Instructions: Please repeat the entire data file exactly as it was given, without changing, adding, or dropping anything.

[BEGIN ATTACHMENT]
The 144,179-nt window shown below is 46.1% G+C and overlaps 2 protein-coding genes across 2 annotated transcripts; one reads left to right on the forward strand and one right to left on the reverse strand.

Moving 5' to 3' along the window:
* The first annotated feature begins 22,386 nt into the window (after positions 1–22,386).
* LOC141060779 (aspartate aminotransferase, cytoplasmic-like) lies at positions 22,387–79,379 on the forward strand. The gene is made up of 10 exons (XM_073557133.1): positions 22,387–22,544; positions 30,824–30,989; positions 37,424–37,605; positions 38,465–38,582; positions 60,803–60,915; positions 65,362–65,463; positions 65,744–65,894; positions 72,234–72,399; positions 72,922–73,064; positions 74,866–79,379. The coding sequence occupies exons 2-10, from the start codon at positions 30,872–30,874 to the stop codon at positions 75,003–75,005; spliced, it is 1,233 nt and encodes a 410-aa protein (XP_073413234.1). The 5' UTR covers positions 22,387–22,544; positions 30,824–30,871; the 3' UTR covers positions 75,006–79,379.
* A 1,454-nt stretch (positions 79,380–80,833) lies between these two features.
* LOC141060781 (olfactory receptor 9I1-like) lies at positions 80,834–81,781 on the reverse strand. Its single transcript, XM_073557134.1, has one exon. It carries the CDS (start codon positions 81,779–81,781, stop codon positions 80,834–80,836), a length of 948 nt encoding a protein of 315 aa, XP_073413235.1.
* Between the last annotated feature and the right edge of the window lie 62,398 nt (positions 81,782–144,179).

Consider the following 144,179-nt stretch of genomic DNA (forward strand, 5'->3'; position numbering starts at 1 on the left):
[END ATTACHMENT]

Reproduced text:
The 144,179-nt window shown below is 46.1% G+C and overlaps 2 protein-coding genes across 2 annotated transcripts; one reads left to right on the forward strand and one right to left on the reverse strand.

Moving 5' to 3' along the window:
* The first annotated feature begins 22,386 nt into the window (after positions 1–22,386).
* LOC141060779 (aspartate aminotransferase, cytoplasmic-like) lies at positions 22,387–79,379 on the forward strand. The gene is made up of 10 exons (XM_073557133.1): positions 22,387–22,544; positions 30,824–30,989; positions 37,424–37,605; positions 38,465–38,582; positions 60,803–60,915; positions 65,362–65,463; positions 65,744–65,894; positions 72,234–72,399; positions 72,922–73,064; positions 74,866–79,379. The coding sequence occupies exons 2-10, from the start codon at positions 30,872–30,874 to the stop codon at positions 75,003–75,005; spliced, it is 1,233 nt and encodes a 410-aa protein (XP_073413234.1). The 5' UTR covers positions 22,387–22,544; positions 30,824–30,871; the 3' UTR covers positions 75,006–79,379.
* A 1,454-nt stretch (positions 79,380–80,833) lies between these two features.
* LOC141060781 (olfactory receptor 9I1-like) lies at positions 80,834–81,781 on the reverse strand. Its single transcript, XM_073557134.1, has one exon. It carries the CDS (start codon positions 81,779–81,781, stop codon positions 80,834–80,836), a length of 948 nt encoding a protein of 315 aa, XP_073413235.1.
* Between the last annotated feature and the right edge of the window lie 62,398 nt (positions 81,782–144,179).

Consider the following 144,179-nt stretch of genomic DNA (forward strand, 5'->3'; position numbering starts at 1 on the left):